Here's What You Need to Know: The Army is looking for a new helicopter.
Most Army and industry weapons experts, engineers and innovators may not use the word “stealth” when describing the service’s emerging Future Long Range Assault Aircraft (helicopter) program, yet developers are clear to discuss the merits of thermal signature management and finding ways to lower the aircraft’s radar signature.
The Director of Army Futures Command Future Vertical Lift Cross-Functional team described this in an interesting and impactful way when referring to the kinds of innovative engineering methods employed in the construction of new, less-detectable helicopters now developing for the 2030s.
“We know how to hide in the radar clutter and we understand how that generates standoff and overmatch,” Rugen told The National Interest last year.
An essay by Lockheed-Sikorsky-Boeing on its new DEFIANT X cites airframe enhancements to “improve aerodynamics and reduce the thermal signature.”
“We optimized the design based upon the Army’s requirements. We have done quite a bit to the design and made enhancements to reduce the thermal signature and make changes to the exhaust system,” Jay Macklin, Sikorsky business development director, Future Vertical Lift, told The National Interest in an interview.
Certainly, a cursory look at the airframe of a DEFIANT X appears to reveal a smooth and gradually curved or rounded radar evading external configuration.
The absence of hard edges, protruding structures or sharply angular structures minimize the fidelity of any kind of radar return signal. This is because electromagnetic “pings” need to generate return signals from such hard, angular surfaces to offer renderings of an aircraft’s size, shape, speed and angle of approach.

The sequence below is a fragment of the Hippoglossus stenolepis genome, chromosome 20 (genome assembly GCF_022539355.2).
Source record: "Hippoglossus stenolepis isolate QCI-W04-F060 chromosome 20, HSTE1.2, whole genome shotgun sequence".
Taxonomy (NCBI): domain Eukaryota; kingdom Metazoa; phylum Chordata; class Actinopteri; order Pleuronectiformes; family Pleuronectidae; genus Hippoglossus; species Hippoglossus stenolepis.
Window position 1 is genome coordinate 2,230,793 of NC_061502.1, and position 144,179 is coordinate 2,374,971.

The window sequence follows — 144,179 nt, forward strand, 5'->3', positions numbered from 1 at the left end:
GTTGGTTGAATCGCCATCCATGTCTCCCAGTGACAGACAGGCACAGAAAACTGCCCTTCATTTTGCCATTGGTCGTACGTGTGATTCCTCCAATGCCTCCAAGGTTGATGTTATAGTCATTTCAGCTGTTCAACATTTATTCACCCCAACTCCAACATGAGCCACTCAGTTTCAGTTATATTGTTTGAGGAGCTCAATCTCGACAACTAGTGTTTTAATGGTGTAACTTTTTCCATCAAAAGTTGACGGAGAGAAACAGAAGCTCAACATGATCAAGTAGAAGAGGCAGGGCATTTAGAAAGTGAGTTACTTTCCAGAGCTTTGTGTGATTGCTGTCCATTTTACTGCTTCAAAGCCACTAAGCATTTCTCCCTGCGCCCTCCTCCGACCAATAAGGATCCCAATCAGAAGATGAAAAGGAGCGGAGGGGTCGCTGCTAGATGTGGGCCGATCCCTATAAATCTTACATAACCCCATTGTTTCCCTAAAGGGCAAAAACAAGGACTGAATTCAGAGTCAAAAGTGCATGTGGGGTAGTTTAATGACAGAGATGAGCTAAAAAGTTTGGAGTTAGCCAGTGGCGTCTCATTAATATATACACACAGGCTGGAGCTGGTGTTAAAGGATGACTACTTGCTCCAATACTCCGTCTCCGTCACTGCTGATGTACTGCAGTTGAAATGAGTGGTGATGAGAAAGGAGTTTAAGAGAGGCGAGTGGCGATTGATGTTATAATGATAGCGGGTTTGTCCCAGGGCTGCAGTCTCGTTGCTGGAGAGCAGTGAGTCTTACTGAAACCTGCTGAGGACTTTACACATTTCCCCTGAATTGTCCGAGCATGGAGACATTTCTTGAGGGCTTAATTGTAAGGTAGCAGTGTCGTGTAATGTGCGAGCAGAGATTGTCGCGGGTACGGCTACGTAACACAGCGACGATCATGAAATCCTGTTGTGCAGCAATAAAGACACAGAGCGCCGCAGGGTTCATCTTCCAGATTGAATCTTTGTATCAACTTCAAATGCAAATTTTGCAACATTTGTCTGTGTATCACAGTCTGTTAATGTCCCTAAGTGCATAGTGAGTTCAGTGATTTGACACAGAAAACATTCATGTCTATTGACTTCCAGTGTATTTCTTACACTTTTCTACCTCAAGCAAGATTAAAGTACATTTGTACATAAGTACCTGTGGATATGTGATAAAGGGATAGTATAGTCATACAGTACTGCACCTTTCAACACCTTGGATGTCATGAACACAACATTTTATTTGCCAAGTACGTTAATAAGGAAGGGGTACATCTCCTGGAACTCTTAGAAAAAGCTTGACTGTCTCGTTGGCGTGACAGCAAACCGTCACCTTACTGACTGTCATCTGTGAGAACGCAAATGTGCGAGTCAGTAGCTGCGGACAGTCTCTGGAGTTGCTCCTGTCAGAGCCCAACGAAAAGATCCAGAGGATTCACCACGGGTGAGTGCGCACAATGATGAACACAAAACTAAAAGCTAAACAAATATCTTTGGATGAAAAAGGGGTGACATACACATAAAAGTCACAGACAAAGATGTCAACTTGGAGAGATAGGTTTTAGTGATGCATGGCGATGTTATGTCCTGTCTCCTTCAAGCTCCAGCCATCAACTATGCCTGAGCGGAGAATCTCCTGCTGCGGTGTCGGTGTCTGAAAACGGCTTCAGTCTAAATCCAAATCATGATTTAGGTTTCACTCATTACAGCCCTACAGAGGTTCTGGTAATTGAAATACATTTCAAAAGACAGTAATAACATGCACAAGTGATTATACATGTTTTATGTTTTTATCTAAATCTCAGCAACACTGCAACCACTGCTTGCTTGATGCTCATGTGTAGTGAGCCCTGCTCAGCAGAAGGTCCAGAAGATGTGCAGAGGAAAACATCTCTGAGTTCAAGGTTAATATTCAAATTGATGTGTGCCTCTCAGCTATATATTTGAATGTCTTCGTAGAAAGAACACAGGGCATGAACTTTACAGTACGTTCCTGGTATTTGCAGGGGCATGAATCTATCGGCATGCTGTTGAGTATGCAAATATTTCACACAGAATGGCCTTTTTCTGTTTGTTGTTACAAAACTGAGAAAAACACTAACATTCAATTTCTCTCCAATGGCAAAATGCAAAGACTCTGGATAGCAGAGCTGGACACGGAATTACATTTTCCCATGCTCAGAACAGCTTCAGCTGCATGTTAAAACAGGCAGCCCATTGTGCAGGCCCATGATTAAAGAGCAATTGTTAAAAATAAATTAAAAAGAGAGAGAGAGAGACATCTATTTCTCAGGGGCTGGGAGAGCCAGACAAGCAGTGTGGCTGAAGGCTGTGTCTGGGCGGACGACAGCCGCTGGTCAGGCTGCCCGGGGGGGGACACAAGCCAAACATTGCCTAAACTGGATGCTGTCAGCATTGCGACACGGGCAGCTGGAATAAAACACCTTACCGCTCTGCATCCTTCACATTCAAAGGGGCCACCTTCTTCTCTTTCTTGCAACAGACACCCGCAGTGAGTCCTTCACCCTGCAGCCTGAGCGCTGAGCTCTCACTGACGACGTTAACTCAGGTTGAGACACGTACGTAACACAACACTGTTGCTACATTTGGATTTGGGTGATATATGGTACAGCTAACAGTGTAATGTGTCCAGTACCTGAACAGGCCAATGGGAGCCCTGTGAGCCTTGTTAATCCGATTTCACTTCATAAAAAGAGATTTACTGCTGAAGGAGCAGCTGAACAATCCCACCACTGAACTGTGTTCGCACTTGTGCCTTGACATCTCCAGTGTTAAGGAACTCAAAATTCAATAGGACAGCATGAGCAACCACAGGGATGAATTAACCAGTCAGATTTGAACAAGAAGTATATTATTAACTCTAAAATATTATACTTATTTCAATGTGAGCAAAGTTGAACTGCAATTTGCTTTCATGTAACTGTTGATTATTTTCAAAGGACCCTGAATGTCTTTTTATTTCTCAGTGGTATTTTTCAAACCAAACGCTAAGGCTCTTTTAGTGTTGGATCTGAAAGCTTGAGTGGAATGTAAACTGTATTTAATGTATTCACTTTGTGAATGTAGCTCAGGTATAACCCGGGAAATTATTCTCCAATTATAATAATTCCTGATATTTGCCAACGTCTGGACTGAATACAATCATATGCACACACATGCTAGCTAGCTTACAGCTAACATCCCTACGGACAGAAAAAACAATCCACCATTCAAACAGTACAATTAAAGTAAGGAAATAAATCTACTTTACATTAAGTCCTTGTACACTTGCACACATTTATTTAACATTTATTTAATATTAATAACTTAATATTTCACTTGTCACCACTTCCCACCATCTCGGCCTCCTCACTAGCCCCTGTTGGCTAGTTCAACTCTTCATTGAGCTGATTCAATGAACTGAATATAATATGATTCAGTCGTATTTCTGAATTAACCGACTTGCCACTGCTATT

Multiple pings from different sharp or detectable shapes give radar commanders a much clearer picture of the “dimensions” to a given aircraft. The DEFIANT X also has very thin wing-like structures and, interestingly, central rotor blade structures melded directly into the aircraft.
Essentially, there is no easily detectable “pole” or protruding vertical structure leading from the body up to the rotor blades, something which could generate a more specific or recognizable radar return “shape” rendering.
Thermal management is also of great value, as the more the temperature of an aircraft and the surrounding air blend in with or align with that of the surrounding atmosphere, the more difficult it will be for thermal imaging, heat-seeking sensors to locate it. This means the lower and less detectable the heat emissions or exhaust coming from the helicopter are, the stealthier it can be.
Low radar observability can also be thought of in terms of tactical maneuver as well, given that utility helicopters such as a Black Hawk often fly lower to the ground along a specific, less detectable trajectory. The higher a helicopter is above the ground, the more exposed it might be to longer-range radar “pings” traveling through the air as being at greater altitude increases the aperture or field of view available to radar systems.
Kris Osborn is the defense editor for the National Interest. Osborn previously served at the Pentagon as a Highly Qualified Expert with the Office of the Assistant Secretary of the Army—Acquisition, Logistics & Technology. Osborn has also worked as an anchor and on-air military specialist at national TV networks. He has appeared as a guest military expert on Fox News, MSNBC, The Military Channel, and The History Channel. He also has a Masters Degree in Comparative Literature from Columbia University.
This article first appeared in March 2021.
Image: Lockheed Martin